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    Ojibwe historian Brenda Child recounts a history of Ojibwe community life over three centuries in relation to women’s experiences and their significant involvement as society builders and keepers. Through ecological connections to water, wild rice, and other-than-human beings, as well as through their diplomacy and political leadership, Child describes how Ojibwe women in historical and contemporary times have created and sustained critical aspects of Ojibwe peoplehood throughout tumultuous colonial policy periods.

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  • Deer, Sarah. The Beginning and End of Rape: Confronting Sexual Violence in Native America. Minneapolis: University of Minnesota Press, 2015.

    DOI: 10.5749/minnesota/9780816696314.001.0001Save Citation »Export Citation » Share Citation »

    Mvskoke scholar Sarah Deer argues that surviving colonization and surviving rape are interconnected processes. The book discusses rape in legal, political, social, historical, and individual contexts and calls for indigenous nations to place legal reform (both internally and at the state and federal levels) regarding sexual violence against Native women as the top priority for tribal self-determination and decolonization efforts.

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  • Driskill, Qwo-Li, Chris Finley, Brian Joseph Gilley, and Scott Lauria Morgensen, eds. Queer Indigenous Studies: Critical Interventions in Theory, Politics, and Literature. First Peoples: New Directions in Indigenous Studies. Tucson: University of Arizona Press, 2011.

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    This edited volume develops critical indigenous GLBTQ2 theories by centering indigenous knowledges and critiquing heteronormativity and heteropatriarchy as ideologies and practices that undermine indigenous struggles for sovereignty and decolonization. The editors situate Two Spirit and queer indigenous movements and writing as key arenas for articulating emancipatory politics that include indigenous aspirations for self-determination.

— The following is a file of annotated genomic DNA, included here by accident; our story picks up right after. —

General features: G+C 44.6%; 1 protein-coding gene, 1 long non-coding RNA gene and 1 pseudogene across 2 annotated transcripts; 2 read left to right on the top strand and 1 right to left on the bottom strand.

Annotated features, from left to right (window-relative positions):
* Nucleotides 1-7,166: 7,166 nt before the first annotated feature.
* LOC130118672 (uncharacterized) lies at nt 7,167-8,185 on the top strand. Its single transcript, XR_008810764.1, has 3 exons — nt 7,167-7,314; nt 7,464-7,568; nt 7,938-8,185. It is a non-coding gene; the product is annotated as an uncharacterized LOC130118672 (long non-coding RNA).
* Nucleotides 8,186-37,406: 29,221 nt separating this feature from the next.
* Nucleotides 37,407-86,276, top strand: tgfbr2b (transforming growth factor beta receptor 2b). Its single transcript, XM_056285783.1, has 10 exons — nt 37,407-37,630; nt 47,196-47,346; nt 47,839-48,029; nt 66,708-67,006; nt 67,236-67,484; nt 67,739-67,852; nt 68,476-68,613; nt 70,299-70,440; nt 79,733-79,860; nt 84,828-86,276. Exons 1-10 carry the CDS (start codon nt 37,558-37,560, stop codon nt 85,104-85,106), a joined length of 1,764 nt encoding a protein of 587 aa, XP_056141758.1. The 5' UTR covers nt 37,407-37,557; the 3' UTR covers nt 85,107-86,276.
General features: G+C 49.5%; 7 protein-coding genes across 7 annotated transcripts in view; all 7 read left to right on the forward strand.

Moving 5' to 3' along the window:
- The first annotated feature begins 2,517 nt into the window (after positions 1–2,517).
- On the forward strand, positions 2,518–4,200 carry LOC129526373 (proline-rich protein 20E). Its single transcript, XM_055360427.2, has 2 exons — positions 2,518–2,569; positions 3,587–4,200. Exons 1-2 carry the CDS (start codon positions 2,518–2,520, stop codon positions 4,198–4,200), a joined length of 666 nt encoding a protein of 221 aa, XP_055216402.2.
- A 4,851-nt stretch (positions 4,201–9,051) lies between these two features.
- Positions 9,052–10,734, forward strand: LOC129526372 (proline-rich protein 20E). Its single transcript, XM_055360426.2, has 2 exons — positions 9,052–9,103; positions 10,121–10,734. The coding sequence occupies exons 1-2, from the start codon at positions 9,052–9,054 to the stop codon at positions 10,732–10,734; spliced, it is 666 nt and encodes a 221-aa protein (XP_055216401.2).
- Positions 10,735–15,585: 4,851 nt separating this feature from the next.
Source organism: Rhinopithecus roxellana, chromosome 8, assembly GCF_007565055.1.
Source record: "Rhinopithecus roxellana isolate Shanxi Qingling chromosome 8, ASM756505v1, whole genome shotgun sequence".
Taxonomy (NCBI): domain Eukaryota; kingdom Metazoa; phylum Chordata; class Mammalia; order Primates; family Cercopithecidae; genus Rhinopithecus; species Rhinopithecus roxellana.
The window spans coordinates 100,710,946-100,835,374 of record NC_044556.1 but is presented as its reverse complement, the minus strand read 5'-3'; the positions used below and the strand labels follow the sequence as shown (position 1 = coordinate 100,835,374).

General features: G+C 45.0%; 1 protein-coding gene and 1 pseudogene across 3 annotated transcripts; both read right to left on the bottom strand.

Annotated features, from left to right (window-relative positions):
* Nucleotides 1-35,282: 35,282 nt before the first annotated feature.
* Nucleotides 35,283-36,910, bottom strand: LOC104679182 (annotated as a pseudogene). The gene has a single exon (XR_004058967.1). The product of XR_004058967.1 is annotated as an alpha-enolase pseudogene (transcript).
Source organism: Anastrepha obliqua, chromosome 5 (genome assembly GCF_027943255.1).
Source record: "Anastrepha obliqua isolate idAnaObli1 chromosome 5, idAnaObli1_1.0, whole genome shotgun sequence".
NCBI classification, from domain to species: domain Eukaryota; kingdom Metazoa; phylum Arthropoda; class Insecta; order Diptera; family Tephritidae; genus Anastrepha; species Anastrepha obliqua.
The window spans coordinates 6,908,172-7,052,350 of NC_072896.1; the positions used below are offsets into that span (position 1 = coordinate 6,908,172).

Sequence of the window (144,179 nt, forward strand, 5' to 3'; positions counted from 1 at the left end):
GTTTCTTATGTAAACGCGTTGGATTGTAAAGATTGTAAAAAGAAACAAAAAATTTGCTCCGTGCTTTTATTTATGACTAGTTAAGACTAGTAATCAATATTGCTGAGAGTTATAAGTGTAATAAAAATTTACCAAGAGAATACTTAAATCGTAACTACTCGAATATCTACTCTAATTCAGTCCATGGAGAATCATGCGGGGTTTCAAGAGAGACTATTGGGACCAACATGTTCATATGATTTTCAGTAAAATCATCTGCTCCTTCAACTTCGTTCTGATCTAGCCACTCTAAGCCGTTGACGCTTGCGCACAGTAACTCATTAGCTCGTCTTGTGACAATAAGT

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  • Garroutte, Eva Marie. Real Indians: Identity and the Survival of Native America. Berkeley: University of California Press, 2003.

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    Cherokee scholar Eva Garroutte examines the nuances of American Indian identity in the United States. The book highlights the complexity of Indian identity as shaped by US colonial policies, tribal enrollment criteria, individual accounts from Native people, and broader sociocultural influences, and argues for what she calls “radical indigenism.” In support of tribal sovereignty, indigenous scholars, she argues, should produce scholarship to promote tribal epistemologies, languages, and cultures.

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  • Morgensen, Scott Lauria. Spaces between Us: Queer Settler Colonialism and Indigenous Decolonization. Minneapolis: University of Minnesota Press, 2011.

    DOI: 10.5749/minnesota/9780816656325.001.0001Save Citation »Export Citation » Share Citation »